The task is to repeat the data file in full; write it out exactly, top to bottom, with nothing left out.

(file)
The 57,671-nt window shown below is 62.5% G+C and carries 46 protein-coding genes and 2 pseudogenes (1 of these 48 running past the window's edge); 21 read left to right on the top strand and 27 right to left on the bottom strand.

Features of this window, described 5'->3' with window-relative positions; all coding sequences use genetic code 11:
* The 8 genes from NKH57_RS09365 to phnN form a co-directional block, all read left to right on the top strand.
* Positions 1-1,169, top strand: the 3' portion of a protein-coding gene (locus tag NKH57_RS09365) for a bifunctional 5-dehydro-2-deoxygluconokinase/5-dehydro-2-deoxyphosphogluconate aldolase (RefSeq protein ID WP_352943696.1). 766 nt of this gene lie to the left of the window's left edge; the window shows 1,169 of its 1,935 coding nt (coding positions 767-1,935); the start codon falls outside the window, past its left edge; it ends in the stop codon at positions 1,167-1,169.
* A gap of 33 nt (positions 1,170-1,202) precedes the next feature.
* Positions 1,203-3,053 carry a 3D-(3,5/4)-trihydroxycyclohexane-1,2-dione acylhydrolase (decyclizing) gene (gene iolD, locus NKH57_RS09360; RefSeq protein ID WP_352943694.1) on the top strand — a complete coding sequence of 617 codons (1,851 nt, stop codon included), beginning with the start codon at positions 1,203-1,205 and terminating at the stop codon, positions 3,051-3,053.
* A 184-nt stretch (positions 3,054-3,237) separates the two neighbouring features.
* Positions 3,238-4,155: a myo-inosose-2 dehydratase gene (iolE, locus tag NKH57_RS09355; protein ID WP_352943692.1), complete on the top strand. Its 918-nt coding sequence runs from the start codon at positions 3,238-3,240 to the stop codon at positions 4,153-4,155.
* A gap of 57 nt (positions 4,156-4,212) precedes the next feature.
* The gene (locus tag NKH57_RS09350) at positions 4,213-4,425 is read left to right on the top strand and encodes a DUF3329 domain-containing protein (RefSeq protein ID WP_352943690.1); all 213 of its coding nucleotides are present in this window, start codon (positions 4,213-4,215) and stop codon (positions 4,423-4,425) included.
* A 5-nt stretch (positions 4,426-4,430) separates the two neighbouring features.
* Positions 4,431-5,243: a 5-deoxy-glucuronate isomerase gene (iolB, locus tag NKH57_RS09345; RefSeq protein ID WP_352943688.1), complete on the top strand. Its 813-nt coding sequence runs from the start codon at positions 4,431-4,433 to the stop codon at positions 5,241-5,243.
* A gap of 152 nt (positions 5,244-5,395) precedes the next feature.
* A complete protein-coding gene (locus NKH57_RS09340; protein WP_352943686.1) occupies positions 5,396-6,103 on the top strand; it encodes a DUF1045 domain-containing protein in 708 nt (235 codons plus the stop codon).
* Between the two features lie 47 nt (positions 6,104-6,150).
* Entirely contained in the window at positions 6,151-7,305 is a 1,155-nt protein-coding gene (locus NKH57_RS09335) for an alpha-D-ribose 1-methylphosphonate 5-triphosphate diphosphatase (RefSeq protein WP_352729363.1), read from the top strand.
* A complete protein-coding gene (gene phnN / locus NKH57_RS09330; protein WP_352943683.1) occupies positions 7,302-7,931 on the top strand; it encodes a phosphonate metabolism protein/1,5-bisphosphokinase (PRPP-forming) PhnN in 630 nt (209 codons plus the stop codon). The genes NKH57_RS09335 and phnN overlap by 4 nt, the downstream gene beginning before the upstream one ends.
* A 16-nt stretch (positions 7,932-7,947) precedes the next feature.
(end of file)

The 57,671-nt window shown below is 62.5% G+C and carries 46 protein-coding genes and 2 pseudogenes (1 of these 48 running past the window's edge); 21 read left to right on the top strand and 27 right to left on the bottom strand.

Features of this window, described 5'->3' with window-relative positions; all coding sequences use genetic code 11:
* The 8 genes from NKH57_RS09365 to phnN form a co-directional block, all read left to right on the top strand.
* Positions 1-1,169, top strand: the 3' portion of a protein-coding gene (locus tag NKH57_RS09365) for a bifunctional 5-dehydro-2-deoxygluconokinase/5-dehydro-2-deoxyphosphogluconate aldolase (RefSeq protein ID WP_352943696.1). 766 nt of this gene lie to the left of the window's left edge; the window shows 1,169 of its 1,935 coding nt (coding positions 767-1,935); the start codon falls outside the window, past its left edge; it ends in the stop codon at positions 1,167-1,169.
* A gap of 33 nt (positions 1,170-1,202) precedes the next feature.
* Positions 1,203-3,053 carry a 3D-(3,5/4)-trihydroxycyclohexane-1,2-dione acylhydrolase (decyclizing) gene (gene iolD, locus NKH57_RS09360; RefSeq protein ID WP_352943694.1) on the top strand — a complete coding sequence of 617 codons (1,851 nt, stop codon included), beginning with the start codon at positions 1,203-1,205 and terminating at the stop codon, positions 3,051-3,053.
* A 184-nt stretch (positions 3,054-3,237) separates the two neighbouring features.
* Positions 3,238-4,155: a myo-inosose-2 dehydratase gene (iolE, locus tag NKH57_RS09355; protein ID WP_352943692.1), complete on the top strand. Its 918-nt coding sequence runs from the start codon at positions 3,238-3,240 to the stop codon at positions 4,153-4,155.
* A gap of 57 nt (positions 4,156-4,212) precedes the next feature.
* The gene (locus tag NKH57_RS09350) at positions 4,213-4,425 is read left to right on the top strand and encodes a DUF3329 domain-containing protein (RefSeq protein ID WP_352943690.1); all 213 of its coding nucleotides are present in this window, start codon (positions 4,213-4,215) and stop codon (positions 4,423-4,425) included.
* A 5-nt stretch (positions 4,426-4,430) separates the two neighbouring features.
* Positions 4,431-5,243: a 5-deoxy-glucuronate isomerase gene (iolB, locus tag NKH57_RS09345; RefSeq protein ID WP_352943688.1), complete on the top strand. Its 813-nt coding sequence runs from the start codon at positions 4,431-4,433 to the stop codon at positions 5,241-5,243.
* A gap of 152 nt (positions 5,244-5,395) precedes the next feature.
* A complete protein-coding gene (locus NKH57_RS09340; protein WP_352943686.1) occupies positions 5,396-6,103 on the top strand; it encodes a DUF1045 domain-containing protein in 708 nt (235 codons plus the stop codon).
* Between the two features lie 47 nt (positions 6,104-6,150).
* Entirely contained in the window at positions 6,151-7,305 is a 1,155-nt protein-coding gene (locus NKH57_RS09335) for an alpha-D-ribose 1-methylphosphonate 5-triphosphate diphosphatase (RefSeq protein WP_352729363.1), read from the top strand.
* A complete protein-coding gene (gene phnN / locus NKH57_RS09330; protein WP_352943683.1) occupies positions 7,302-7,931 on the top strand; it encodes a phosphonate metabolism protein/1,5-bisphosphokinase (PRPP-forming) PhnN in 630 nt (209 codons plus the stop codon). The genes NKH57_RS09335 and phnN overlap by 4 nt, the downstream gene beginning before the upstream one ends.
* A 16-nt stretch (positions 7,932-7,947) precedes the next feature.